I wanted to be dazzling,

like Venus in the late June sky,

glittering gold in the evening,

named after beauty personified—

and now I am twenty-five

and all the things in the poems make sense

and all the songs too

and everyone just gets better and better

at lying

including myself,

so good, I don’t even know

when I am telling the truth


© Alexandra Jema

winter, 2012

part 1

I never knew I would come to love the way your sweater fits over your head or the way you don’t get up right away in the mornings. I savour the long nights in your bed when we are too hot from the blankets but too cold without. Your cologne makes me cry sometimes. In January I always just want to sleep all day. You bring me coffee but the sadness is still there under the sheets with me. Sometimes I don’t want to open my eyes and I get stomach aches. I write poetry to pass the time and you are all over the place. Your old sweater is my tear catcher. When you leave at night I always run upstairs and watch you drive around the corner. I want to see you leave, just so I can make sure you never do. All I want to do is not become the sadness in your heart, that frost on your chest.

part 2

the darkness descends

deep, it settles on my bones

like ominous snow



© Alexandra Jema

witching hour

there is this bruha who lives inside of me—this child with stringy, tangled hair and teeth filed into points. she casts spells to send me back in time, trapping me in dreams of the past. I wake up and tumble into the next dream, and when I leave my bed I am not really sure if I am in the right universe. I feel like I have been in this ribcage before, bent over, heavy hot, tired of life. like this is the curse: this is the price paid for cheap quick magic, all the lipstick. no matter what I do I don’t think I could ever get rid of envy’s wicked fingers, always around my throat, choking me when you look at other women. something in me screams, don’t you know what I do to look this good? you could probably see the wild underneath the painted fingernails. the lipstick doesn’t fool anyone but it’s my favourite trick when it does.

© Alexandra Jema

a science lesson


you asked if he knew where I was as if the answer would change anything. we were getting high in your car and watching the sun set on a dirt road in the middle of somewhere. you might have still been seeing her, I can’t remember, but you told me later on that you thought about kissing me then. when you handed me the lighter your skin lingered on mine, a little too long. I was so high I didn’t notice I was shaking from the cold. you turned the heat on and I was still shivering.



he always said I needed to change and I needed to try. what did that even mean anymore? I tried to be happy but I just got sadder and sadder. he said he wouldn’t open up until I was bleeding out on the pavement. and then he asked why I was so angry all of the time. I started pacing my room, wishing I would fade into the dim gaslight.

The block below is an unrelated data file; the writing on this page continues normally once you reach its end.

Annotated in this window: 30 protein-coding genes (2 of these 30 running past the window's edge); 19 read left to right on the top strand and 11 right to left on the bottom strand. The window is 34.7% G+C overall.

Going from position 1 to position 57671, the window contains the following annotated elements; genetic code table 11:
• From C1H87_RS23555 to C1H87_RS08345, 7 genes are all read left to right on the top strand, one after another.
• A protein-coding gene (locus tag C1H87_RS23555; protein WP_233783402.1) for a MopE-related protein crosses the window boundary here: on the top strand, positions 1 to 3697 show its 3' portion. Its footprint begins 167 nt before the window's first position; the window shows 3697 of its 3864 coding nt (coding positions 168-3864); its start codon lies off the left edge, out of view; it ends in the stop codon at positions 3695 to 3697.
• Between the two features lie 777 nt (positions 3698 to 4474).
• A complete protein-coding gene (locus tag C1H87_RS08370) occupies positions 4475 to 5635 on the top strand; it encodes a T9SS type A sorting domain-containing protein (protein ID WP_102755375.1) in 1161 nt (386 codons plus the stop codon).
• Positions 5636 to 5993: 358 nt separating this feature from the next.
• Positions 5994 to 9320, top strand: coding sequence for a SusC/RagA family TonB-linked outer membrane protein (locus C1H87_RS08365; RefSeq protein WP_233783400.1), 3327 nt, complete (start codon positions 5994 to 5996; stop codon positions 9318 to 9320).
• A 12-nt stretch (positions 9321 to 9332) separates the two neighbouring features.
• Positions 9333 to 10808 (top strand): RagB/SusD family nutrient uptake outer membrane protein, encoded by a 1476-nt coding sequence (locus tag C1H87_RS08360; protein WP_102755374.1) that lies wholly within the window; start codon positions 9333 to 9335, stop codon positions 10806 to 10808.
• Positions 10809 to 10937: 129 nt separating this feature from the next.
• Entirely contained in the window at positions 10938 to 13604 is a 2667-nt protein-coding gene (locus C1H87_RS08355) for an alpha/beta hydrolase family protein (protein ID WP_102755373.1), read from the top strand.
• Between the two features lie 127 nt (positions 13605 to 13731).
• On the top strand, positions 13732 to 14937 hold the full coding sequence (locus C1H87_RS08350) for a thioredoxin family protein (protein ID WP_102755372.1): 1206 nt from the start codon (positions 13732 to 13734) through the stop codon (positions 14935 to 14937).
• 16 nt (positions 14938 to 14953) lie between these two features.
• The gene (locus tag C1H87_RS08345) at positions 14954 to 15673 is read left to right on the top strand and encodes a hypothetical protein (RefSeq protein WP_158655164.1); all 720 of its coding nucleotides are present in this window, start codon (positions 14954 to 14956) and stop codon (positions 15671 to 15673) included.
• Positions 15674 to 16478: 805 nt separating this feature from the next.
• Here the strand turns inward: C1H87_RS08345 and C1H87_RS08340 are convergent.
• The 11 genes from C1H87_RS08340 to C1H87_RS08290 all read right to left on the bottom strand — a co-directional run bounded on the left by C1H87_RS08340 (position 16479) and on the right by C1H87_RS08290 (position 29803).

we were lying in bed and he hadn’t finished and I was anxious to make things right but he rolled over like no thanks. I bit my tongue felt my cheeks get hot wanted nothing more than to run out of the house. I buried myself in the stale smell of semen on his blankets choking on my own shame. when we woke up I made him breakfast and he pretended it didn’t happened.



the heaving, through thick humidity and too many tears, in my high school parking lot of all places, like some sick fucking wannabe romantic joke. as if to say, we met here so we’re gonna die here. he slammed my car door and I started drowning. we were gonna try we were gonna try we were gonna try I was sobbing. if my heart wasn’t already broken that would have done it.



© Alexandra Jema

the waiting

I had red wine and whiskey in my stomach, and I started peeling back all the scabs from the past two years. black corrosions unveiled baby pale skin, unready, glowing with ache. I stopped eating when you left and my belly became so concave you could see my ribs (if you were there). my sister the nurse worried over me but I ignored her, only looking at people through a cloud of smoke. I tried loving someone who wasn’t you but all he did was chew me up and spit me out, or maybe I did that to him. Everyday I would come home and suck on ice cubes, wishing for the way your fingertips cooled me down even in the hottest summers. I started writing poetry about the universe and how I fell to earth, mortal, a Soul without her Love. And maybe someone was listening to the tin can telephone attached to my heart, because somehow my Love came back to me.


© Alexandra Jema

in media res

I used to go around, newly godless, heart racing, gentle about my bad luck. I had broken many mirrors but I knew the spell was over when you kissed me. “come here,” you said. it was as ginger as it was when I was seventeen, young and virginal. when you moved my hair out of my face and touched your lips to mine—the bristles of rough hair on your face scratch against my chin, and I breathing it all in, like I can’t ever get enough. sometimes I keep my jealousy alive imagining the other girls you kissed when I wasn’t around. but then I remember that your presence alone conjures words inside me, making my mouth bend in different shapes. you were Orpheus with your music, I was Eurydice with my quiet steps. you are every handsome face in the mythology of us; sometimes I am the gorgon, the harpy. but you call me the princess and wrap my legs around you like we are a constellation in the making, on fire until our stories are buried with us.


© Alexandra Jema